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IOLProperty - South African Property For Sale
Tuesday Oct 16, 2012

Residents move back to decontaminated Durban properties 11 years later

Residents of Wentworth in Durban noticed a noxious smell in their neighbourhood 11 years ago.

It was seeping into their homes from a stormwater drain and, to cut a long story short, it turned out that more than a million litres of petrol had leaked underneath several homes from a rusty underground pipeline owned by the Sapref (Shell/BP) petrol refinery.

Tests later showed that some homes in the area around Angelier Road and Tambotie Street were being exposed to benzene levels which could increase their risk of getting cancer and the occupants of six homes were advised to abandon their houses as a health precaution.

Now, more than 11 years later, the petrol refinery has sucked up or burned more than 1.45 million litres of petrol and 190 million litres of polluted groundwater, and Sapref is getting ready to decommission a multi-million fuel recovery operation and environmental remediation project which involved digging more than 1 300 fuel recovery wells to suck up the leaked petrol.

Sapref project manager Poovan Nadar told The Mercury yesterday that the eThekwini municipality and government environment authorities were satisfied that the contaminated site had been "rehabilitated" according to agreed guidelines and that Sapref was getting ready to leave the site and remove the machinery and equipment used to recover the fuel.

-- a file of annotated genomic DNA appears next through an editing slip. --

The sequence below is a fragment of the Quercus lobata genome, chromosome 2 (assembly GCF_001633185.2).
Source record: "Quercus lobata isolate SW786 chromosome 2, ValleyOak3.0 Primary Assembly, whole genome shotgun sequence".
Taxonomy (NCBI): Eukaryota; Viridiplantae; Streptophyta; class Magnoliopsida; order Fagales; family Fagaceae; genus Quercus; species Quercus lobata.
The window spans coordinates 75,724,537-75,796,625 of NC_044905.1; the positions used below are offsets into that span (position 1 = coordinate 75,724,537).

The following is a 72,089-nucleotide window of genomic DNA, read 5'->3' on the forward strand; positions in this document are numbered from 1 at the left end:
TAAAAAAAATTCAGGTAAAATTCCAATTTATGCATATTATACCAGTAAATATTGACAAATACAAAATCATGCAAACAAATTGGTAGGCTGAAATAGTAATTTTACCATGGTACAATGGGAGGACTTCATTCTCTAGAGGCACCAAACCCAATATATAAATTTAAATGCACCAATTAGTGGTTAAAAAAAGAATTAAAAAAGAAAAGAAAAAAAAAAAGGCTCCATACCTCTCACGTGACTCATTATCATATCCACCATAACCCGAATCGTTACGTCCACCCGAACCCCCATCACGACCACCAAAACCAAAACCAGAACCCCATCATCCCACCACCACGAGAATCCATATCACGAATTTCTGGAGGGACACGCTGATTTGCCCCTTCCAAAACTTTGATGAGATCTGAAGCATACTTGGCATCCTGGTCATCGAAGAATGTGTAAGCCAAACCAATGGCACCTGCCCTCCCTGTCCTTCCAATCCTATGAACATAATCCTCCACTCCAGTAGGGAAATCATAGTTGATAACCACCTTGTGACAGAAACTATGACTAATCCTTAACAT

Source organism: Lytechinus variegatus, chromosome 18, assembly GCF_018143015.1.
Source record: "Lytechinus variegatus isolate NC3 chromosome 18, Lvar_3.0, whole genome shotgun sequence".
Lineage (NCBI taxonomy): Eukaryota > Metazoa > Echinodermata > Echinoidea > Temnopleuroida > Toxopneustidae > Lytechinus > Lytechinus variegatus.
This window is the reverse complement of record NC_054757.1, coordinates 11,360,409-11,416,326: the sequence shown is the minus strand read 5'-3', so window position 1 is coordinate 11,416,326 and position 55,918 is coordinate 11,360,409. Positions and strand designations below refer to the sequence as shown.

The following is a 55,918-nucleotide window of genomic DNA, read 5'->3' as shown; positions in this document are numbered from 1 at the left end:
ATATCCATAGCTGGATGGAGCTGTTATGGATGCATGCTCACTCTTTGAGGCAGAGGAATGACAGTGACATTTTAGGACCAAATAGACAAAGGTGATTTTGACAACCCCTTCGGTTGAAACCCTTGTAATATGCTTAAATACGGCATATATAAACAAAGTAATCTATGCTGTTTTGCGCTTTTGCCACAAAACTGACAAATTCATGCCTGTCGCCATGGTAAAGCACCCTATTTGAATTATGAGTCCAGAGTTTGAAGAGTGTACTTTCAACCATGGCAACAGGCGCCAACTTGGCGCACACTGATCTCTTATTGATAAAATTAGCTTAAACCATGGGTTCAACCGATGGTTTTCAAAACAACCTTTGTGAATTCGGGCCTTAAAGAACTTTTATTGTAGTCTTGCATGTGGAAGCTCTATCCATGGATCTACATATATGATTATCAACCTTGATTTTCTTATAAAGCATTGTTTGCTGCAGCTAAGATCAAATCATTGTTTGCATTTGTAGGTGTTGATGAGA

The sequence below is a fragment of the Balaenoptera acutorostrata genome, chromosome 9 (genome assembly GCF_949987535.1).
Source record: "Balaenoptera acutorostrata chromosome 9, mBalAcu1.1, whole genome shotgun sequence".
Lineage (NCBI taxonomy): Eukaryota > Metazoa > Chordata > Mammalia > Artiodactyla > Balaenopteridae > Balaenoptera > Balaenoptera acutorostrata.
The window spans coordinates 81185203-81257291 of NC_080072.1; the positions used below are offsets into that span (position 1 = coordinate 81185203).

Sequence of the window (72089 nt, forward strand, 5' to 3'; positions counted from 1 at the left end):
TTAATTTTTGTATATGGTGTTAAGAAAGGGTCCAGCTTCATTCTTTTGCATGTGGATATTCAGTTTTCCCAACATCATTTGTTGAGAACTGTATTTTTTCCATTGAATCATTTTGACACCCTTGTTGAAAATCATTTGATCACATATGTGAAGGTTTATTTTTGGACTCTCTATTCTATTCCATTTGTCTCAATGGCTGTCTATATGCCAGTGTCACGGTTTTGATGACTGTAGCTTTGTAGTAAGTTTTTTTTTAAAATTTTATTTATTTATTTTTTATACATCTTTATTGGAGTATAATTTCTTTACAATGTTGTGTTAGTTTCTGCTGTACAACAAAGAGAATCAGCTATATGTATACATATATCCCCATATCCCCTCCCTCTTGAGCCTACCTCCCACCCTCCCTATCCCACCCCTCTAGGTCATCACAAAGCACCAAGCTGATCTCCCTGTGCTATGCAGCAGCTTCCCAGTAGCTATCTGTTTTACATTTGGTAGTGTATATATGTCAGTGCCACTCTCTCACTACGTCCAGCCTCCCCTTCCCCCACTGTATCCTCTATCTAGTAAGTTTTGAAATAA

Three of the six home-owners had already moved back into their abandoned houses, while the remaining three families had left forever.

Their houses were bought by Sapref and will probably be converted into an orphanage, while the main contaminated site may be taken over as a nature reserve by the Ezemvelo KZN Wildlife conservation agency.

Sapref project engineer Reimar Fitschen said most of the liquid fuel and vapour had been sucked up from the soil and groundwater by June 2006.

Since then, Sapref consultants had been monitoring the soil and groundwater, but the company was now satisfied that any remaining traces of poisonous fuel would "degrade naturally" and that it was safe for people to live in the area without fearing for their health.

Fitschen acknowledged that there were still tiny traces of toxic petroleum vapour underground to a depth of about five metres (at a level of a few parts per billion), but the only possible remaining health risks were if residents dug water holes in the residential area to drink or to water their vegetables.

Sapref said it would continue to monitor the main 2.5ha contamination site until around 2030, but the refinery hoped to remove all remaining remediation equipment from the site before the end of next year.

Sapref officials yesterday refused to disclose how much the clean-up operation cost, but fuel industry sources have suggested the final tab for the decade-long clean-up could be as much as R91 million.

The Mercury

 
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